A Weekly Roundup of Politics: Protest Edition — Puerto Rico, Mauna Kea, and the Whitney Museum

07.26.2019 Arts & Culture
Ann Lewis
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Update on Puerto Rico 

After months of protests, Puerto Rico’s embattled Governor resigned early Thursday morning. Facing severe backlash after several public missteps, Ricardo Rosselló finally stepped down after last week’s massive 100,000 person protest where people took to the streets and waterways (some of which even showed up near the Governor’s mansion in kayaks and on horseback).

Still reeling from economic challenges stemming from Hurricane Maria, which caused an estimated $90 billion in damage, Puerto Rico’s citizens have also become unhappy with the Federal Control Board appointed by the White House that implemented several austerity measures such as reduced pensions, vacation for government employees, and reductions in government subsidies for the island’s largest public university. 

By Monday protests had swelled to an estimated 500,000 people, and yet it still took Rosselló four days to resign. While this is the first step to getting Puerto Rico back on track, it will take months, if not years, to get the island back on its feet.

Artists Pulling Out of the Whitney Museum

In a similar show of people power, the vice-chairman of the Whitney Museum of American Art’s board of trustees also stepped down Thursday after several artists pulled their work out of the museum’s biennial in protest. Warren Kanders, who owns multiple weapon manufacturing companies which have been tied to the turmoil at the southern border, was the subject of a nine week protest at the museum organized by Decolonize This Place which partnered with several other protest organizations. Kanders owns Safariland (which manufactures tear gas, riot gear, police batons, and other law enforcement products) and co-owns a company called Sierra Bullets which has been linked to multiple Palestinian deaths. He and his wife have donated over $10 million to the museum.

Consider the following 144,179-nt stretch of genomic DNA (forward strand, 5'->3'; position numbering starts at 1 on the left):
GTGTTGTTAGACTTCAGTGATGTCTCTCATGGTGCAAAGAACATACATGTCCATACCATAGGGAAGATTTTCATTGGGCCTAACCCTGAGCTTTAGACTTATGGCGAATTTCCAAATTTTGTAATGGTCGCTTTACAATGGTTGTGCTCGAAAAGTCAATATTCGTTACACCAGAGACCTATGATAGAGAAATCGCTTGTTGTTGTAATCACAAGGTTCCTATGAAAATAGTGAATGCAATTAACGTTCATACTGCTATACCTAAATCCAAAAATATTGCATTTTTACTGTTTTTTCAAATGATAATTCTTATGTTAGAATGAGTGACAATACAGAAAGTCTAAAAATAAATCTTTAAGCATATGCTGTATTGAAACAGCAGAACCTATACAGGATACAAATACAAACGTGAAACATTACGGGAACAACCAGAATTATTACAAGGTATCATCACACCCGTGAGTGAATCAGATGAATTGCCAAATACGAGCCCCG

A letter was submitted to the board before the biennial by over 100 employees of the museum including one of the biennial curators, Rujecko Hickley, to confront the news broke by Hyperallergic about Kanders’ violent source of income. Many artists within the biennial became uncomfortable and last week four artists (Nicholas Galanin, Korakrit Arunanondchai, Meriem Bennani, and Nicole Eisenman) publicly requested that their work be removed from the show, with four others soon following. 

Mauna Kea is Protesting for Peace

Currently hundreds of native protestors are blocking roads leading up to the highest point of Mauna Kea, the tallest mountain in Hawaii. The peak of Mauna Kea is considered to be the most sacred place throughout the Pacific region soaring over six miles above sea level and serving as home to a burial ground for the community’s most revered. The protests began several weeks ago at the base of the dormant volcano as construction for a massive 30-meter telescope is set to commence. (The Native Hawaiian community has been battling the construction of telescopes on this land since 2009.) 

Over 2,000 protesters have set up a camp called Pu’uhonua o Pu’u Huluhulu and have brought in portable toilets, offered free schooling, and are determined not to allow the construction to begin. Last week 33 elders were arrested at the base of the mountain while blocking the only road to the summit. 

These protests, as well as the ones in Puerto Rico, are challenging the corrupt colonial rule of the United States government. As corporate interests, fraud, and theft are the old and new norm, it seems people all over the country are standing up and demanding our government do better. Like those in Hong Kong, we are seeing that significant protests that apply pressure to government officials are effective in forcing the powerful to step down or change their policies. Perhaps the children locked in cages along our southern border would appreciate protests of this nature as well? 

Ann Lewis is an artist, activist, and writer based in Detroit. Her artwork reflects upon social and environmental justice issues.

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